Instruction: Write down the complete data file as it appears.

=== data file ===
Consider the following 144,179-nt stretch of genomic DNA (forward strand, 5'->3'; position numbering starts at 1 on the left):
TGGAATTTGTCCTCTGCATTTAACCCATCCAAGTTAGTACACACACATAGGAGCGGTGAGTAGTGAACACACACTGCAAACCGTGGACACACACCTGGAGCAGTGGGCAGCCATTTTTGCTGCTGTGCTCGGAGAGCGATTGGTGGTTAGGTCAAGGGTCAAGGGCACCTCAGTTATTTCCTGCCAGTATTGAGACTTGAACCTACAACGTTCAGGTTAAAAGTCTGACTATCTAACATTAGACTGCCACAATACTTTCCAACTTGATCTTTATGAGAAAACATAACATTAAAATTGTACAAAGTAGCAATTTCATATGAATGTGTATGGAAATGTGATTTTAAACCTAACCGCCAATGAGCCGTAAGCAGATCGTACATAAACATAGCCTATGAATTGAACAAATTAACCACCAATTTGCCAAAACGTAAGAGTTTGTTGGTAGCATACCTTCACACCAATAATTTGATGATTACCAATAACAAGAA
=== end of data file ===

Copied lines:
Consider the following 144,179-nt stretch of genomic DNA (forward strand, 5'->3'; position numbering starts at 1 on the left):
TGGAATTTGTCCTCTGCATTTAACCCATCCAAGTTAGTACACACACATAGGAGCGGTGAGTAGTGAACACACACTGCAAACCGTGGACACACACCTGGAGCAGTGGGCAGCCATTTTTGCTGCTGTGCTCGGAGAGCGATTGGTGGTTAGGTCAAGGGTCAAGGGCACCTCAGTTATTTCCTGCCAGTATTGAGACTTGAACCTACAACGTTCAGGTTAAAAGTCTGACTATCTAACATTAGACTGCCACAATACTTTCCAACTTGATCTTTATGAGAAAACATAACATTAAAATTGTACAAAGTAGCAATTTCATATGAATGTGTATGGAAATGTGATTTTAAACCTAACCGCCAATGAGCCGTAAGCAGATCGTACATAAACATAGCCTATGAATTGAACAAATTAACCACCAATTTGCCAAAACGTAAGAGTTTGTTGGTAGCATACCTTCACACCAATAATTTGATGATTACCAATAACAAGAA